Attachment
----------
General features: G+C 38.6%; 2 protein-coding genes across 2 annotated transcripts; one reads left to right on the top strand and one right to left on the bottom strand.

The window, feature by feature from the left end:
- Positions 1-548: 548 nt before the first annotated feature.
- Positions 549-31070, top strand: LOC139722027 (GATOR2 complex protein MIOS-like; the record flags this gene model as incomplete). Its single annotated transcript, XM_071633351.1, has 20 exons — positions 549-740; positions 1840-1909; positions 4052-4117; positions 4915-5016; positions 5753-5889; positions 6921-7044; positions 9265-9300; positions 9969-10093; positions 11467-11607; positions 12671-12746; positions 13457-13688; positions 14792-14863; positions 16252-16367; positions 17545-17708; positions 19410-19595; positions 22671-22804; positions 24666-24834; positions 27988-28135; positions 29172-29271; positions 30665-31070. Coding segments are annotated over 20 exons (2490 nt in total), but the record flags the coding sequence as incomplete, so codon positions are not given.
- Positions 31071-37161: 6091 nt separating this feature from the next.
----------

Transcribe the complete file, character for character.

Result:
General features: G+C 38.6%; 2 protein-coding genes across 2 annotated transcripts; one reads left to right on the top strand and one right to left on the bottom strand.

The window, feature by feature from the left end:
- Positions 1-548: 548 nt before the first annotated feature.
- Positions 549-31070, top strand: LOC139722027 (GATOR2 complex protein MIOS-like; the record flags this gene model as incomplete). Its single annotated transcript, XM_071633351.1, has 20 exons — positions 549-740; positions 1840-1909; positions 4052-4117; positions 4915-5016; positions 5753-5889; positions 6921-7044; positions 9265-9300; positions 9969-10093; positions 11467-11607; positions 12671-12746; positions 13457-13688; positions 14792-14863; positions 16252-16367; positions 17545-17708; positions 19410-19595; positions 22671-22804; positions 24666-24834; positions 27988-28135; positions 29172-29271; positions 30665-31070. Coding segments are annotated over 20 exons (2490 nt in total), but the record flags the coding sequence as incomplete, so codon positions are not given.
- Positions 31071-37161: 6091 nt separating this feature from the next.